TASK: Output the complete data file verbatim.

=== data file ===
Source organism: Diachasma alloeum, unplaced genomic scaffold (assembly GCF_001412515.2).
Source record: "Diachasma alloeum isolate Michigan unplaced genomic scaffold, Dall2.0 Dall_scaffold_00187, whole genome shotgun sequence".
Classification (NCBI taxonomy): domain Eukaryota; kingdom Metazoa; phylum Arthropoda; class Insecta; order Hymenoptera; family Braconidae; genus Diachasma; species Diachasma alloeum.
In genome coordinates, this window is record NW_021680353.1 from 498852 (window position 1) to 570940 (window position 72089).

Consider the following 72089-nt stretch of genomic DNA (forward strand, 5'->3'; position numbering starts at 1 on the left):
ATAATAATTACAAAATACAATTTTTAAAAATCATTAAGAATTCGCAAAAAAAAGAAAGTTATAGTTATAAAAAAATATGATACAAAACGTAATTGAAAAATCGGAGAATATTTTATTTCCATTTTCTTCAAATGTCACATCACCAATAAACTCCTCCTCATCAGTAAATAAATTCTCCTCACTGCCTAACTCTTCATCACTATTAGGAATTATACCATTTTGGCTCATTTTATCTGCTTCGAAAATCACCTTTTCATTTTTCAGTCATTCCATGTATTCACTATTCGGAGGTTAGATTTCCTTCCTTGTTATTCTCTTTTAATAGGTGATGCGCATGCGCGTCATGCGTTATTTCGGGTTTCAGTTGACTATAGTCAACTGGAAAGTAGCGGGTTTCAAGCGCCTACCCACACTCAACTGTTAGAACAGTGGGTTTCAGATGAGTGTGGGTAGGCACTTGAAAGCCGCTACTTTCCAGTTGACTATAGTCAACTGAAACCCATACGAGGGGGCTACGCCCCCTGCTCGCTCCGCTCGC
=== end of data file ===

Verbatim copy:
Source organism: Diachasma alloeum, unplaced genomic scaffold (assembly GCF_001412515.2).
Source record: "Diachasma alloeum isolate Michigan unplaced genomic scaffold, Dall2.0 Dall_scaffold_00187, whole genome shotgun sequence".
Classification (NCBI taxonomy): domain Eukaryota; kingdom Metazoa; phylum Arthropoda; class Insecta; order Hymenoptera; family Braconidae; genus Diachasma; species Diachasma alloeum.
In genome coordinates, this window is record NW_021680353.1 from 498852 (window position 1) to 570940 (window position 72089).

Consider the following 72089-nt stretch of genomic DNA (forward strand, 5'->3'; position numbering starts at 1 on the left):
ATAATAATTACAAAATACAATTTTTAAAAATCATTAAGAATTCGCAAAAAAAAGAAAGTTATAGTTATAAAAAAATATGATACAAAACGTAATTGAAAAATCGGAGAATATTTTATTTCCATTTTCTTCAAATGTCACATCACCAATAAACTCCTCCTCATCAGTAAATAAATTCTCCTCACTGCCTAACTCTTCATCACTATTAGGAATTATACCATTTTGGCTCATTTTATCTGCTTCGAAAATCACCTTTTCATTTTTCAGTCATTCCATGTATTCACTATTCGGAGGTTAGATTTCCTTCCTTGTTATTCTCTTTTAATAGGTGATGCGCATGCGCGTCATGCGTTATTTCGGGTTTCAGTTGACTATAGTCAACTGGAAAGTAGCGGGTTTCAAGCGCCTACCCACACTCAACTGTTAGAACAGTGGGTTTCAGATGAGTGTGGGTAGGCACTTGAAAGCCGCTACTTTCCAGTTGACTATAGTCAACTGAAACCCATACGAGGGGGCTACGCCCCCTGCTCGCTCCGCTCGC